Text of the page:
TaxMatters@EY - October 2013

Characterization in question: income vs. capital

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River Hills Ranch Ltd., Bar M Stock Ranch Ltd., Avalon Ranch Ltd. v Her Majesty the Queen, 2013 TCC 248

Liza Mathew, Calgary and Al-Nawaz Nanji, Toronto

In this case, a pharmaceutical company terminated its contractual arrangement with the taxpayers and executed a release to pay each of the taxpayers an amount to cover their ongoing operating expenses. The Tax Court of Canada found that the payments were on capital account, as they were in fact intended to compensate for the loss of the taxpayers’ businesses.

The Court relied on extrinsic evidence to interpret the meaning of the terms and conditions of the release in light of the surrounding circumstances, and for purposes of determining the intended purpose of the payments, as the clauses in the release were ambiguous.

Facts

The taxpayers — River Hills Ranch Ltd., Avalon Ranch Ltd. and Bar M Stock Ranch Ltd. — were in the business of collecting pregnant mare urine (PMU). Wyeth Organics, a pharmaceutical corporation, acquired PMU from each of the taxpayers pursuant to a collection agreement, and used the PMU as an active ingredient in a drug used to treat symptoms of menopause.

Between October and December 2003, Wyeth terminated its collection agreements with each of the taxpayers and executed releases. This resulted in the complete cessation of the taxpayers’ PMU businesses.

Under the terms and conditions of the releases, Wyeth agreed to pay the taxpayers amounts labelled as “feed” and “herd health” payments (FHH payments). In respect of these payments, Wyeth agreed to pay each taxpayer a percentage of their total 2003-04 collection season payments to cover feed and herd health expenses. In order to receive the FHH payment, the taxpayers were required to satisfy a number of conditions.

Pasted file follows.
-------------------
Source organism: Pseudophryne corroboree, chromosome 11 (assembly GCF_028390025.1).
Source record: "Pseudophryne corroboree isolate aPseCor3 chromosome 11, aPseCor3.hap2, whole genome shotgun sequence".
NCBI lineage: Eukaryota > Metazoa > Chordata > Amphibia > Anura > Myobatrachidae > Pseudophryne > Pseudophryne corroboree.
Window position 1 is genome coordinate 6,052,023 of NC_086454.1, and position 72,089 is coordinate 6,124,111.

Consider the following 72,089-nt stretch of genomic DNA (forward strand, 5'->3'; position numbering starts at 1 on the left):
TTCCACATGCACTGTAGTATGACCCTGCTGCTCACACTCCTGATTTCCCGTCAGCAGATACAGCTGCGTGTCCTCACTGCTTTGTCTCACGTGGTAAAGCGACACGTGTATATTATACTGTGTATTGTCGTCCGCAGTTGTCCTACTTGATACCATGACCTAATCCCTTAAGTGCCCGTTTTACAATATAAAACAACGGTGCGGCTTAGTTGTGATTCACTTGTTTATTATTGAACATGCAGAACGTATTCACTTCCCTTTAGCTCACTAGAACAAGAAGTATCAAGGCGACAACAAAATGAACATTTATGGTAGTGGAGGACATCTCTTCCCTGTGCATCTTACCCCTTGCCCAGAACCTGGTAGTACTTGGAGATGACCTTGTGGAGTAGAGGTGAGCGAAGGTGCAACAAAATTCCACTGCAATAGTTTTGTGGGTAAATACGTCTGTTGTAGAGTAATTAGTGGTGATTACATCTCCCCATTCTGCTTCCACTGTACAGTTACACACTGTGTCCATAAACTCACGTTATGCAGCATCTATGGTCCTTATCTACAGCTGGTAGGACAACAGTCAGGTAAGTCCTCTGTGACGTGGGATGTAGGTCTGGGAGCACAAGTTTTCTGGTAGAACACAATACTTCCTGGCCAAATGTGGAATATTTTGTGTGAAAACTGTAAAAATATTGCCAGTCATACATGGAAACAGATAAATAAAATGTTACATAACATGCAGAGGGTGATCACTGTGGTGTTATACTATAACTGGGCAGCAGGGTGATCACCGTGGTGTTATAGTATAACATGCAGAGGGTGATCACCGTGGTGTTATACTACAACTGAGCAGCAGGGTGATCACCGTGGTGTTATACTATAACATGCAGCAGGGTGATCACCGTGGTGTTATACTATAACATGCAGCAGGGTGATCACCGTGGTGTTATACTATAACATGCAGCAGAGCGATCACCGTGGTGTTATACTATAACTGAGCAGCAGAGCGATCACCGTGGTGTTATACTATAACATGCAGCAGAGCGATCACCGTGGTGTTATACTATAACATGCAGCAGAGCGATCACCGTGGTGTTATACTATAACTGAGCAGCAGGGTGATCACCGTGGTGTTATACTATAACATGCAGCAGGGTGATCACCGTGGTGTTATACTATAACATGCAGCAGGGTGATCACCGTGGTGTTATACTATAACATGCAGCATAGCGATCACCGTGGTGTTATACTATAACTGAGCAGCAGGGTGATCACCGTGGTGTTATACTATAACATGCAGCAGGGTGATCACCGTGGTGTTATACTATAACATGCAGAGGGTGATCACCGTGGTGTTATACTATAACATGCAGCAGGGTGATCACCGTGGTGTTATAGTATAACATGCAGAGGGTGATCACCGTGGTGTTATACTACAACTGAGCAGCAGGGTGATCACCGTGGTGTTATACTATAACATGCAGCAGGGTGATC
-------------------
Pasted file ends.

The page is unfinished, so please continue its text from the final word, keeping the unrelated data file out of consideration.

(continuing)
The Canada Revenue Agency (CRA) assessed the taxpayers and treated the FHH payments as an allowance for anticipated expenses that were received on account of income. The taxpayers, however, argued that the payments were capital receipts that were meant to compensate for the loss of their PMU businesses.

Issues

The two issues before the Tax Court were:

  1. Whether the taxpayers received the FHH payments under the releases on capital account or on income account
  2. Under what circumstances could extrinsic evidence be considered for purposes of interpreting the releases?

Tax Court of Canada decision

Tax Court Justice Robert Hogan found that the FHH payments were capital receipts, and were intended to compensate the taxpayers for the loss of their PMU businesses.

The Court found that the surrogatum principle should be applied to characterize the nature of the payment (i.e., the payments should have the same character as what they’re compensating for). Justice Hogan found that the taxpayers’ businesses were destroyed by Wyeth’s actions, and the collection agreements represented all or substantially all of the taxpayers’ revenue. The cancellation of the agreements led to the “sterilization of a capital asset” (applying the reasoning in BP Canada Energy Resources Company v The Queen (2002 DTC 2110)), and the FHH payments were intended to compensate for the destruction of the taxpayers’ businesses.